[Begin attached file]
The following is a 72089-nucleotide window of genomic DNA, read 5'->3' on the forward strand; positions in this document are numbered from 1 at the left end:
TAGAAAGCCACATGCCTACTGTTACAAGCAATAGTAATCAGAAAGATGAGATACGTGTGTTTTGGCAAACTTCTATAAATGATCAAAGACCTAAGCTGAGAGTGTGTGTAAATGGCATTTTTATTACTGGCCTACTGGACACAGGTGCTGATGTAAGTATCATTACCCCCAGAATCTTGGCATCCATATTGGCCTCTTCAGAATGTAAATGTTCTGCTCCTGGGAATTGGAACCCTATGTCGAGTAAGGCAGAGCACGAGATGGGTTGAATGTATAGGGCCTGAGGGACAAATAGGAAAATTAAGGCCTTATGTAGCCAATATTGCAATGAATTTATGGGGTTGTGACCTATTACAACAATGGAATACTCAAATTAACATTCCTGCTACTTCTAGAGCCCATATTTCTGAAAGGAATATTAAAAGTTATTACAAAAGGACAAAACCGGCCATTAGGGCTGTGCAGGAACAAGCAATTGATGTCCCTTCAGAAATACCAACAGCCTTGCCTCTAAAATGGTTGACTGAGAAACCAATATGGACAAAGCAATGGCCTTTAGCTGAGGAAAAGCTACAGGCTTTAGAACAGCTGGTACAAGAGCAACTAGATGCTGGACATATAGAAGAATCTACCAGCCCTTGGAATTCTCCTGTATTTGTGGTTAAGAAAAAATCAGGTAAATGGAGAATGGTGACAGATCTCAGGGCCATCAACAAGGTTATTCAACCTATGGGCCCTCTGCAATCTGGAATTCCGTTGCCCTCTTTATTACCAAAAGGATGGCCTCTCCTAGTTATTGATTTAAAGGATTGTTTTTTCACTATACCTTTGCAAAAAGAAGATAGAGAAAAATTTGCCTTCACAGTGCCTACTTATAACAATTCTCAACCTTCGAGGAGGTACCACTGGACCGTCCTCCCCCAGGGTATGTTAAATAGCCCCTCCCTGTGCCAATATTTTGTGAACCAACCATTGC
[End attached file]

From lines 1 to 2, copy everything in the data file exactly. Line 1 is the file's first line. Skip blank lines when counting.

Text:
The following is a 72089-nucleotide window of genomic DNA, read 5'->3' on the forward strand; positions in this document are numbered from 1 at the left end:
TAGAAAGCCACATGCCTACTGTTACAAGCAATAGTAATCAGAAAGATGAGATACGTGTGTTTTGGCAAACTTCTATAAATGATCAAAGACCTAAGCTGAGAGTGTGTGTAAATGGCATTTTTATTACTGGCCTACTGGACACAGGTGCTGATGTAAGTATCATTACCCCCAGAATCTTGGCATCCATATTGGCCTCTTCAGAATGTAAATGTTCTGCTCCTGGGAATTGGAACCCTATGTCGAGTAAGGCAGAGCACGAGATGGGTTGAATGTATAGGGCCTGAGGGACAAATAGGAAAATTAAGGCCTTATGTAGCCAATATTGCAATGAATTTATGGGGTTGTGACCTATTACAACAATGGAATACTCAAATTAACATTCCTGCTACTTCTAGAGCCCATATTTCTGAAAGGAATATTAAAAGTTATTACAAAAGGACAAAACCGGCCATTAGGGCTGTGCAGGAACAAGCAATTGATGTCCCTTCAGAAATACCAACAGCCTTGCCTCTAAAATGGTTGACTGAGAAACCAATATGGACAAAGCAATGGCCTTTAGCTGAGGAAAAGCTACAGGCTTTAGAACAGCTGGTACAAGAGCAACTAGATGCTGGACATATAGAAGAATCTACCAGCCCTTGGAATTCTCCTGTATTTGTGGTTAAGAAAAAATCAGGTAAATGGAGAATGGTGACAGATCTCAGGGCCATCAACAAGGTTATTCAACCTATGGGCCCTCTGCAATCTGGAATTCCGTTGCCCTCTTTATTACCAAAAGGATGGCCTCTCCTAGTTATTGATTTAAAGGATTGTTTTTTCACTATACCTTTGCAAAAAGAAGATAGAGAAAAATTTGCCTTCACAGTGCCTACTTATAACAATTCTCAACCTTCGAGGAGGTACCACTGGACCGTCCTCCCCCAGGGTATGTTAAATAGCCCCTCCCTGTGCCAATATTTTGTGAACCAACCATTGC